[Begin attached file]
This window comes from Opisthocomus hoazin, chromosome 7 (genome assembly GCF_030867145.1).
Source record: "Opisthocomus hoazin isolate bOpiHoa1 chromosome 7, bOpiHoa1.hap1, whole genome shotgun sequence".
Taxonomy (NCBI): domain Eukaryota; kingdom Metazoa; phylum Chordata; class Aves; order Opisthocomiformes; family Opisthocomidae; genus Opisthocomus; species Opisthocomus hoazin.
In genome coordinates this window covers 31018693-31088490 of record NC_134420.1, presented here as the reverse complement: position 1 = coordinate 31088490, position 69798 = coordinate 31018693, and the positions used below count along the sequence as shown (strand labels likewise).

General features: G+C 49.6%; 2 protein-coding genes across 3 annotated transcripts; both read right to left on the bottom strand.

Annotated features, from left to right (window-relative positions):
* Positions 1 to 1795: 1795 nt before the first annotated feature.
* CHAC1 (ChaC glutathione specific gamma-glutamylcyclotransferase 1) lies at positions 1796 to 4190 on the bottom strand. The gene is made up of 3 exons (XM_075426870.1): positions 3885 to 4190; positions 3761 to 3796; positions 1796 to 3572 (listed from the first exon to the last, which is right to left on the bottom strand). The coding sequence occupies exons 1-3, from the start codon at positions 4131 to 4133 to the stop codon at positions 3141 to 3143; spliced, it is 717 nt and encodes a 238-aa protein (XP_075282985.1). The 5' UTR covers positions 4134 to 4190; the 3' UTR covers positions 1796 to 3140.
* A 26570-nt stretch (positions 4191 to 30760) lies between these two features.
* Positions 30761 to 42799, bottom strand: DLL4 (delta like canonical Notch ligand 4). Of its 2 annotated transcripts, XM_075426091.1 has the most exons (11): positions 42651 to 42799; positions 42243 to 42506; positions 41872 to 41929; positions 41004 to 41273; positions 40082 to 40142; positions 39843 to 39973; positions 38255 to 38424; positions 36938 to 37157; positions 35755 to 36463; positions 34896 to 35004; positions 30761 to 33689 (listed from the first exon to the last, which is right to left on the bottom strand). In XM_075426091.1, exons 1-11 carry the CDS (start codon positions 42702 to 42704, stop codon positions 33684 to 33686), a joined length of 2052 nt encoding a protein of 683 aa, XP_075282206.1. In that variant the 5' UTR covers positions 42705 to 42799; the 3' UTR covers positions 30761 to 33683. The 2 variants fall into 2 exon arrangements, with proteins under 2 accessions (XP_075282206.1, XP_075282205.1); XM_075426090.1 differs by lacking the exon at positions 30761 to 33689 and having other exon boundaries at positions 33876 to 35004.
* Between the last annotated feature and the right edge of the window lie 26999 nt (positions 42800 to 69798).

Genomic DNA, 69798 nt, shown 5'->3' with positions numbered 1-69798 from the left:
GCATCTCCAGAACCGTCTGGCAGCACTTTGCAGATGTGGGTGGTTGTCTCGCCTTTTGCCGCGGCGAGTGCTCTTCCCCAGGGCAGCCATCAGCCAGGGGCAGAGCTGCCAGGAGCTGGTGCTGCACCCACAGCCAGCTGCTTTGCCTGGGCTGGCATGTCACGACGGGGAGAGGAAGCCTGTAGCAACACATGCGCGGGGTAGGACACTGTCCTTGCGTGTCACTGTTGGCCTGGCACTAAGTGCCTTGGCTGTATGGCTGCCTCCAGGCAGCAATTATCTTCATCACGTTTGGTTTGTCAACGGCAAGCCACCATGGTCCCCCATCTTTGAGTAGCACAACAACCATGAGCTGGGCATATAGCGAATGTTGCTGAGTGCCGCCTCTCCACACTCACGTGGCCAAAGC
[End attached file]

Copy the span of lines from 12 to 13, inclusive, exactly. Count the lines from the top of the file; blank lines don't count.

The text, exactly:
Genomic DNA, 69798 nt, shown 5'->3' with positions numbered 1-69798 from the left:
GCATCTCCAGAACCGTCTGGCAGCACTTTGCAGATGTGGGTGGTTGTCTCGCCTTTTGCCGCGGCGAGTGCTCTTCCCCAGGGCAGCCATCAGCCAGGGGCAGAGCTGCCAGGAGCTGGTGCTGCACCCACAGCCAGCTGCTTTGCCTGGGCTGGCATGTCACGACGGGGAGAGGAAGCCTGTAGCAACACATGCGCGGGGTAGGACACTGTCCTTGCGTGTCACTGTTGGCCTGGCACTAAGTGCCTTGGCTGTATGGCTGCCTCCAGGCAGCAATTATCTTCATCACGTTTGGTTTGTCAACGGCAAGCCACCATGGTCCCCCATCTTTGAGTAGCACAACAACCATGAGCTGGGCATATAGCGAATGTTGCTGAGTGCCGCCTCTCCACACTCACGTGGCCAAAGC